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Service Panels and Sub-Panels (Part 2)

By feiadmin 4 years agoNo Comments
Home  /  General Electrical Questions  /  Service Panels and Sub-Panels (Part 2)

In Part 1 of this article, we explained that a service panel is an electrical box which accepts incoming power from a utility and distributes it to various circuits within a building.  One of the places it could distribute power to would be to a sub-panel, which is a similar but smaller electrical distribution box.  These are normally placed at some distance from the service panel, such as in a garage, barn or workshop, or in a mechanical room with several dedicated circuits for specific equipment.

The sub-panel is fed from the service panel, and will be turned off if the main breaker is switched off in the service panel.  A typical set up is to have a 200-amp service panel in the home and a 60-amp sub-panel in the garage or workshop.  This does not mean the electrical system has 260-amps of electrical capacity, it still has a total of only 200-amps. 

The most common reason for installing a sub-panel is add new circuits without running individual wires for each new circuit over this distance.  It would be time consuming, costly and you’d experience more voltage loss with a lot of smaller wires than you would with one large set of feeder wires going to the sub-panel.   It also is more convenient to reset a tripped breaker in a nearby sub-panel than to go all the way to the service panel.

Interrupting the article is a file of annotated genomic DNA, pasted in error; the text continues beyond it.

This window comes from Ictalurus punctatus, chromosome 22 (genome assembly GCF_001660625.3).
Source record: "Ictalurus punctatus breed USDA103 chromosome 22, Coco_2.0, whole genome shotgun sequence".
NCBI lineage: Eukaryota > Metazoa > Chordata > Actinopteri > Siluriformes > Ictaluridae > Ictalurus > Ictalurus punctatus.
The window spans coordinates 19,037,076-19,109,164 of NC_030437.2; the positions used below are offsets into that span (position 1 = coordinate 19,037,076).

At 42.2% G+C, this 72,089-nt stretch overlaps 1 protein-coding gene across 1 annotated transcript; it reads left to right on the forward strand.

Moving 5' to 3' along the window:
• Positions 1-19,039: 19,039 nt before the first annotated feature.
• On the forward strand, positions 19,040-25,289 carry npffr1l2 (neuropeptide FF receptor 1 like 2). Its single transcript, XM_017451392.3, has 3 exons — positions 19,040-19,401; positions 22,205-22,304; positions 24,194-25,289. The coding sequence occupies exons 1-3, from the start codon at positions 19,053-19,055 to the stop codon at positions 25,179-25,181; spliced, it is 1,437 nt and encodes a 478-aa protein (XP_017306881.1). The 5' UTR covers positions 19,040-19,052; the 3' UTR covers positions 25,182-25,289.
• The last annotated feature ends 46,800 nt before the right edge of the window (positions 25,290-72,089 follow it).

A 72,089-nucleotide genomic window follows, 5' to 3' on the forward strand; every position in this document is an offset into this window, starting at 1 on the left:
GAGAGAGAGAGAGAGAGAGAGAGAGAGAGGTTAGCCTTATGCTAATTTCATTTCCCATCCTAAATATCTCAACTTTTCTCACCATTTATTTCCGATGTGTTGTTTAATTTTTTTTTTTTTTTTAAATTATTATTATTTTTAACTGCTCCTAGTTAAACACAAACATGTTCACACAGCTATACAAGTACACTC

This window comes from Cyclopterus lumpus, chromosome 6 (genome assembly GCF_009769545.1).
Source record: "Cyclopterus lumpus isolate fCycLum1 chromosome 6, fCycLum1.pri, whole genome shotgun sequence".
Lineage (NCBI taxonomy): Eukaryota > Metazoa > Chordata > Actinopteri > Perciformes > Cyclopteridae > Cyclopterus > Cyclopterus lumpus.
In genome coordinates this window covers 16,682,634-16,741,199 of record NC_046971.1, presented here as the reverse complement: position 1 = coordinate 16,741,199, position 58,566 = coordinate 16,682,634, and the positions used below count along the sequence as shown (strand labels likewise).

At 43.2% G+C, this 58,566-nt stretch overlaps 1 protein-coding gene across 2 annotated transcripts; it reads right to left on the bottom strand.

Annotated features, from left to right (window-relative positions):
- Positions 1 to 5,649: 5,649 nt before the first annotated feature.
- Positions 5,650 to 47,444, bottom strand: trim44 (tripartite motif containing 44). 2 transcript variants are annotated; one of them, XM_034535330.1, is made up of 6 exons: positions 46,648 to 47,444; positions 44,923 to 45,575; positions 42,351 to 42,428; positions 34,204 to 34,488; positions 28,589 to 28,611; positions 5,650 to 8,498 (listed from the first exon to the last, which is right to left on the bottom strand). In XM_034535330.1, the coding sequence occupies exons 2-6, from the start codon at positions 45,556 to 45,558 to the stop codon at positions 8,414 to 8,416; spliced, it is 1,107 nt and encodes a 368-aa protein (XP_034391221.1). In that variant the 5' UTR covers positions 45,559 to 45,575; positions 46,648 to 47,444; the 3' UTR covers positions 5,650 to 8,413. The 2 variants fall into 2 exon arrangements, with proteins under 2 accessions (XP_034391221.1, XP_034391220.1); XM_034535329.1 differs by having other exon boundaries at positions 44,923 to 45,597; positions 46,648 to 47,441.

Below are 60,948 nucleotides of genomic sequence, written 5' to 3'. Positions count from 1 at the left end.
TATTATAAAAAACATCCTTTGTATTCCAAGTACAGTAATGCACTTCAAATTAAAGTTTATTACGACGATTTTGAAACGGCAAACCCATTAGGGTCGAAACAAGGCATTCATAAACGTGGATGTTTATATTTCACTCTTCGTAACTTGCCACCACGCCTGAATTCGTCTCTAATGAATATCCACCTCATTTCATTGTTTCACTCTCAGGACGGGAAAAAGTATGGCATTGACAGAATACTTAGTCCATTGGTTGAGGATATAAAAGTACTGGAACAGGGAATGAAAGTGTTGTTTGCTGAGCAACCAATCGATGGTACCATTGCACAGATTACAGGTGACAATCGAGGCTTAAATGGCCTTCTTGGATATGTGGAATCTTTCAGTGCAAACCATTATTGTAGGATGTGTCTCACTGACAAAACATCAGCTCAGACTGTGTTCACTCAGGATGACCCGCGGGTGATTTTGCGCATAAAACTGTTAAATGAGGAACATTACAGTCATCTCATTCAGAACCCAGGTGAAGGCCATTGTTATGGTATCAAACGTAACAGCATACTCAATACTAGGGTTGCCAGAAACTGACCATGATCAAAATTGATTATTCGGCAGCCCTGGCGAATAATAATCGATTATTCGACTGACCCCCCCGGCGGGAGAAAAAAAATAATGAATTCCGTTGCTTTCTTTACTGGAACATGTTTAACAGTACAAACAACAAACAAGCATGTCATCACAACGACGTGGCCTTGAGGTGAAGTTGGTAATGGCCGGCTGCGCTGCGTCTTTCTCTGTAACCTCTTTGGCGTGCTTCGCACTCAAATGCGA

The sub-panel distributes power just like the service panel through individual circuit breakers.  The breakers protect the circuits at their amperage value marked on each breaker, such as 15-, 20- and 30-amps.  Notice in the image above that there are only a few breakers (1 per circuit) unlike the service panel which has many more breakers.

If you are adding an addition to your home, or adding more electrical tools in your workshop/garage, or have a barn that needs more circuits, consider adding a sub-panel to your system.  It is the most convenient way to expand, and is often the least costly way also.

Contact us today and let us help with this.  Adding a sub-panel can be dangerous and it should be done by a licensed electrician.   For over 37 years, Frye Electric has been serving the Indianapolis area, and we’d like to serve you, too.

 

 

 

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